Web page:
Anju (안주; 按酒 [an.dʑu]) is a Korean term for food consumed with alcohol. It consists of a variety of foods, including both main dishes and side dishes. Consuming food with alcohol is a widespread practice in Korea, especially when the alcoholic beverage soju is involved.
Certain types of foods consumed primarily as anju include golbaengi muchim, nogari with peanuts, and jokbal.
Until the Chosun Dynasty, alcohol was mainly served in jumaks (a type of inn or tavern), where soups with rice, along with traditional alcohol such as makgeolli, were served to guests. Since the introduction of beer and Western foods into Korea, mainly from Japan in the nineteenth century, bars and pubs have enjoyed a newfound popularity, and many types of Western foods have been consumed as anju.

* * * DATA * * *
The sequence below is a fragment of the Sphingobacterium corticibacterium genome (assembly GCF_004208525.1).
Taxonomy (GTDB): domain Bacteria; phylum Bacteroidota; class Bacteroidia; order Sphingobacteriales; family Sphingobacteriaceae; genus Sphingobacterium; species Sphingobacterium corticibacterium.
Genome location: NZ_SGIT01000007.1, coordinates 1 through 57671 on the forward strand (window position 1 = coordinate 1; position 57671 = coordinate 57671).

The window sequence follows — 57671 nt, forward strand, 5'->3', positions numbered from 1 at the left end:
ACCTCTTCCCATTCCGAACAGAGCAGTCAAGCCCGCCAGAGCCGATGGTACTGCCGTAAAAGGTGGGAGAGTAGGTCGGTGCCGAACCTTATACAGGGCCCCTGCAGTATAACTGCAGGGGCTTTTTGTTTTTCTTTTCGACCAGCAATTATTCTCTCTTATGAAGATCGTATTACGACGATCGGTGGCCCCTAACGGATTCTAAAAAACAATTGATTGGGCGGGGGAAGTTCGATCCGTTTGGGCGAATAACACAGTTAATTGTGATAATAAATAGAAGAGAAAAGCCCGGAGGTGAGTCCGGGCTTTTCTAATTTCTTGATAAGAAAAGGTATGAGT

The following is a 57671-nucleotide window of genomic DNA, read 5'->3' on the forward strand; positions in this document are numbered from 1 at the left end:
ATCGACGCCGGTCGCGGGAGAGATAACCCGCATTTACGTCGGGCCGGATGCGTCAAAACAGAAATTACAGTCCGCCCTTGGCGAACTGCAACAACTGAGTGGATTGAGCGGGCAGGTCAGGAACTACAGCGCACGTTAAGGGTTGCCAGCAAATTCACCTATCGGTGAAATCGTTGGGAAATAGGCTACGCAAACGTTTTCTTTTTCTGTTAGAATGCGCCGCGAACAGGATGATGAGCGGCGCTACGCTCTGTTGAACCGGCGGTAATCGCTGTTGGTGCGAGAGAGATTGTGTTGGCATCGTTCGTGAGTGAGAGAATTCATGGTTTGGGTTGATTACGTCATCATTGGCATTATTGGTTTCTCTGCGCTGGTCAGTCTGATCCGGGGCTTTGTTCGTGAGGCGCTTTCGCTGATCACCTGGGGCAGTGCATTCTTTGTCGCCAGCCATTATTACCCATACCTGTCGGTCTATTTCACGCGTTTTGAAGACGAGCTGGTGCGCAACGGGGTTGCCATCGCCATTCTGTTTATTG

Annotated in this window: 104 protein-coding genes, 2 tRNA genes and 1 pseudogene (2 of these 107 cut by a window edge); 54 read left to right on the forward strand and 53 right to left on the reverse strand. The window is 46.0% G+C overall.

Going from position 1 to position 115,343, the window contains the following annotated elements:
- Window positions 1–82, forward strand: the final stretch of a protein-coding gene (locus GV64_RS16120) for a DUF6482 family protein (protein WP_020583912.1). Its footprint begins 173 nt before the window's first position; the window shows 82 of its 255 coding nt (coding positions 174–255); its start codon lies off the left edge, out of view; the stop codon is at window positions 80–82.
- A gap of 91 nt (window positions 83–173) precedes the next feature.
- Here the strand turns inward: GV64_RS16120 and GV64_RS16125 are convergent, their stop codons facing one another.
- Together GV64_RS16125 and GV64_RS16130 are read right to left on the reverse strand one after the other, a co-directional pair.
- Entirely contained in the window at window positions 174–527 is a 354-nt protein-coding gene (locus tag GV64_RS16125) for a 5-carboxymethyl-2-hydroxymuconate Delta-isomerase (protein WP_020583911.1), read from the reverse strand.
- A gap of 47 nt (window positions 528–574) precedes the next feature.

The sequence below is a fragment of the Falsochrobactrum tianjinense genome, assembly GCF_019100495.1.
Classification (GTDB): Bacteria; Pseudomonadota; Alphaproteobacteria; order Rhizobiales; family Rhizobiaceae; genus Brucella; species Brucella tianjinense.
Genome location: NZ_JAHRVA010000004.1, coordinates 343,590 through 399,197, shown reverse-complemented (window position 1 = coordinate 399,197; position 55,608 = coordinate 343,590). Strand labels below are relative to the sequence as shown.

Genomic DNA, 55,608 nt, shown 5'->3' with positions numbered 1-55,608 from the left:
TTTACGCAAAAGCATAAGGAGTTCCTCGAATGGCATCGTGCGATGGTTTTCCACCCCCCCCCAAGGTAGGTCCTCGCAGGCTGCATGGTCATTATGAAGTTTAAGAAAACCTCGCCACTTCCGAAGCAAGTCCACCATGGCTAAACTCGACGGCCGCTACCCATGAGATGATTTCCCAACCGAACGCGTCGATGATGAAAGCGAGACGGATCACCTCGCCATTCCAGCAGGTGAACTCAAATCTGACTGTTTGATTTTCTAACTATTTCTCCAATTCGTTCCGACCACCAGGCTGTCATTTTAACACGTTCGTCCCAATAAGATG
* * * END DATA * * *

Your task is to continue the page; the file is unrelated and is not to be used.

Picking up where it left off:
Some foods are considered to be best complemented by certain types of alcohol. For example, samgyeopsal, grilled pork belly, is considered to go best with soju, while fried chicken or Korean seasoned chicken goes well with beer. Pajeon and makkeoli (or dongdongju) is a popular combination for rainy days.
|Dry||Soupy or spicy||Other|
|Beer||dried nogari, dried shredded squid, jwipo, seasoned nuts, semi-dried squid, yukpo||Tteokbokki||corn cheese, fried chicken, pizza, twigim, Sausage|
|Cheongju||bugak, dasik, jeonggwa||bulgogi, hanu-gui, namul, jeon, jeongol, saengseon-hoe, sanjeok, yukhoe|
|Makgeolli||dubu-kimchi, golbaengi-muchim, kimchi, Dak-galbi||bindae-tteok, bossam, buchimgae, dotori-muk-muchim, hongeo-samhap, jeoneo-hoe, kimchi-buchimgae, mak-guksu, pajeon, raw oyster|
|Soju||agwi-jjim, budae-jjigae, dakbal, eomuk-tang, gamja-tang, jogae-tang, jukkumi-bokkeum, kimchi-jjigae, maeun-tang, fish cake-tang||gopchang, makchang, samgyeopsal-gui, jokbal|
There are a number of different types of bars in South Korea, and each category sells different kinds of food and alcoholic beverages.